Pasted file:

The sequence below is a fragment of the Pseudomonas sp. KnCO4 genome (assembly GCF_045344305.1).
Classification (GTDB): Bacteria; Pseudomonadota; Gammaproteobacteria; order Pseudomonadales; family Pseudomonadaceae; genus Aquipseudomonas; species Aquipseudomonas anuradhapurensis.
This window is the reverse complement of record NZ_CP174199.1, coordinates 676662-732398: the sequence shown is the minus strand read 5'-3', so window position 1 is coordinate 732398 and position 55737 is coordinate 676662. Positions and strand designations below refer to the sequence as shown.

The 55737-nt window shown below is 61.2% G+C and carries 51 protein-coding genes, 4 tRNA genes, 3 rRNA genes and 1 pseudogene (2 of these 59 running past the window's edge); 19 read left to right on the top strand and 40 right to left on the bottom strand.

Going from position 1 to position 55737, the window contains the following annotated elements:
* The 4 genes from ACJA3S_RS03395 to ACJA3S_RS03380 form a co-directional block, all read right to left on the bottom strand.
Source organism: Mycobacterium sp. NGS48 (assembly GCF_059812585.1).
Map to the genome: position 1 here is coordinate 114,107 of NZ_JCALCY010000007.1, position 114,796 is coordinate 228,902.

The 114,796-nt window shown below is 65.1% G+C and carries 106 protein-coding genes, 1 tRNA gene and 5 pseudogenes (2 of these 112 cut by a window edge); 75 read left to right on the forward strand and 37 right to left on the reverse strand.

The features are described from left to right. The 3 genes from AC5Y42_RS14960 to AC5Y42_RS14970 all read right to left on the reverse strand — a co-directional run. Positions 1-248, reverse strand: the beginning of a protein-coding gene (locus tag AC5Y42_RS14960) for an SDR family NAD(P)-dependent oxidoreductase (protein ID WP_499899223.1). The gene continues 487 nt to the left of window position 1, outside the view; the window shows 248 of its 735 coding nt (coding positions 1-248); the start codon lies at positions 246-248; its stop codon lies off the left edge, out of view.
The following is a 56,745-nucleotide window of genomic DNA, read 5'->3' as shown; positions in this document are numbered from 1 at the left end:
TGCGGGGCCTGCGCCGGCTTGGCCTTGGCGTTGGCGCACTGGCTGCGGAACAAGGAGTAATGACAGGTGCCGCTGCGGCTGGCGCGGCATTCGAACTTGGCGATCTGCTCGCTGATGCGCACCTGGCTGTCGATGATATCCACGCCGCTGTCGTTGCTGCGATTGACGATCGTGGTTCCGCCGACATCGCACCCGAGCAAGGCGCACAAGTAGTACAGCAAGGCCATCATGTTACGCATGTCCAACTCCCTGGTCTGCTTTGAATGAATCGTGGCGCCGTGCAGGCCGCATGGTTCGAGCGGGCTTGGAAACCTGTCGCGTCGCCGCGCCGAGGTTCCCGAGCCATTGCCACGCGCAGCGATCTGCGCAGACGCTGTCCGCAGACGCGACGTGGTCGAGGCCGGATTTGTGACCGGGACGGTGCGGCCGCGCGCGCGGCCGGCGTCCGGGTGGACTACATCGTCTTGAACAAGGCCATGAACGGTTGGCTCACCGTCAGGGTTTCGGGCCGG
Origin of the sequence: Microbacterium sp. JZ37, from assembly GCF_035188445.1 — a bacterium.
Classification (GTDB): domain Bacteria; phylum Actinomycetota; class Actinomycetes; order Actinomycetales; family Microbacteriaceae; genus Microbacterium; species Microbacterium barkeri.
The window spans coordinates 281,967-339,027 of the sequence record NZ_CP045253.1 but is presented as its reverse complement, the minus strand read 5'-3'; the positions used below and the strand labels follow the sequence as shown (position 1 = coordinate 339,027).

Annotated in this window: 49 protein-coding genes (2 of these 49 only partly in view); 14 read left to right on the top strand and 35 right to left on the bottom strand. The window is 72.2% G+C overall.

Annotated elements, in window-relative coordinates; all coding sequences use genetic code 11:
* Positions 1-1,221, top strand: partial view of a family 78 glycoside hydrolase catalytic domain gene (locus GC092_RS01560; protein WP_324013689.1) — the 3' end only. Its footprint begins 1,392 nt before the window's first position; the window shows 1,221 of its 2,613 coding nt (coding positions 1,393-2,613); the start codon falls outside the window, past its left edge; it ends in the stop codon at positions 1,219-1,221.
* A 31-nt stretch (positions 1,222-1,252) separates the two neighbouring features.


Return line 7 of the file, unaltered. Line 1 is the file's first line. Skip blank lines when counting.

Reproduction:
Source organism: Mycobacterium sp. NGS48 (assembly GCF_059812585.1).